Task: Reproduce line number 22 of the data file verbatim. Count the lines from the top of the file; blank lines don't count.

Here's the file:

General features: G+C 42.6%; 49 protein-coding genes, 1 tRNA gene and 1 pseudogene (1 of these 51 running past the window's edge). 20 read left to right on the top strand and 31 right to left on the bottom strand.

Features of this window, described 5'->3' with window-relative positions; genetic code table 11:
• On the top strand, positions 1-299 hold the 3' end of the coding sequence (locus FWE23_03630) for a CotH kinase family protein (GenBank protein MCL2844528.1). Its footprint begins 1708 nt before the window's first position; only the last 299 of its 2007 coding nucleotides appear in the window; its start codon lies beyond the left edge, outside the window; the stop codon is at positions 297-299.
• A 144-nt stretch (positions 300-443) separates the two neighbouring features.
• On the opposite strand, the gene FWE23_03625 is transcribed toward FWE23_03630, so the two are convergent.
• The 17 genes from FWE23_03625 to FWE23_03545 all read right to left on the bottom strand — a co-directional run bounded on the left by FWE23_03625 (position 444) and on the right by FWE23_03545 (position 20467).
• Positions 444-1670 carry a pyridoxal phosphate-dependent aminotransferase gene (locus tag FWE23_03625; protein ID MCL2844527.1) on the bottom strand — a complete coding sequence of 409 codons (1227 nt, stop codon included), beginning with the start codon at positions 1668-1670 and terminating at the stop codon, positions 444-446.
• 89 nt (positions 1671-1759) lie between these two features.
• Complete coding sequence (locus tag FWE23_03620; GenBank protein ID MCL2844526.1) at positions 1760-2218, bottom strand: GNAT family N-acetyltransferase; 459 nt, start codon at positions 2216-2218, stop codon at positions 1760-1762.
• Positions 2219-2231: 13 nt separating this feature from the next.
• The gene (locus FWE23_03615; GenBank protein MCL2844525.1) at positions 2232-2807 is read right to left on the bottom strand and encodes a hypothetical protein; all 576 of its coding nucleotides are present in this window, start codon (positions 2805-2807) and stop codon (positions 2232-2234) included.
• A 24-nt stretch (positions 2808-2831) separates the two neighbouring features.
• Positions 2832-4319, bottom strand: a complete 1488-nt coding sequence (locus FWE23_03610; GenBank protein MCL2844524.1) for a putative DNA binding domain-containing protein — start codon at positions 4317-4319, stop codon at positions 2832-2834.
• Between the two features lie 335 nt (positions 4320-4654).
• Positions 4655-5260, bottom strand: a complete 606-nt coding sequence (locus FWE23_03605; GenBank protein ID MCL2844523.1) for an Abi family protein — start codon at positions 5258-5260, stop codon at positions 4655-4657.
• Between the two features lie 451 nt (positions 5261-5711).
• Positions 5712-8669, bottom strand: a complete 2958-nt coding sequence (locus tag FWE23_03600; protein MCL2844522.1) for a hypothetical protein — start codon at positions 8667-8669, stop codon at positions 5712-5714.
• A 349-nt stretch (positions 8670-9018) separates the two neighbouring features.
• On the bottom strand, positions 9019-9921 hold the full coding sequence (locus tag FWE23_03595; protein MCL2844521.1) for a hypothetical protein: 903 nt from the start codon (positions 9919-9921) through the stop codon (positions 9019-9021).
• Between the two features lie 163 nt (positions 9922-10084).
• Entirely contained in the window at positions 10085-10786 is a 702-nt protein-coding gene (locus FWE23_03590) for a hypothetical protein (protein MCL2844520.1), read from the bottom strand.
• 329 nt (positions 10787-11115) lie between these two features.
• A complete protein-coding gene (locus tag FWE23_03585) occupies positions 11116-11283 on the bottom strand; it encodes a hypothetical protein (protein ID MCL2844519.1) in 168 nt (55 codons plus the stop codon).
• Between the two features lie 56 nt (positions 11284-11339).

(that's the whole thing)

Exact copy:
• 329 nt (positions 10787-11115) lie between these two features.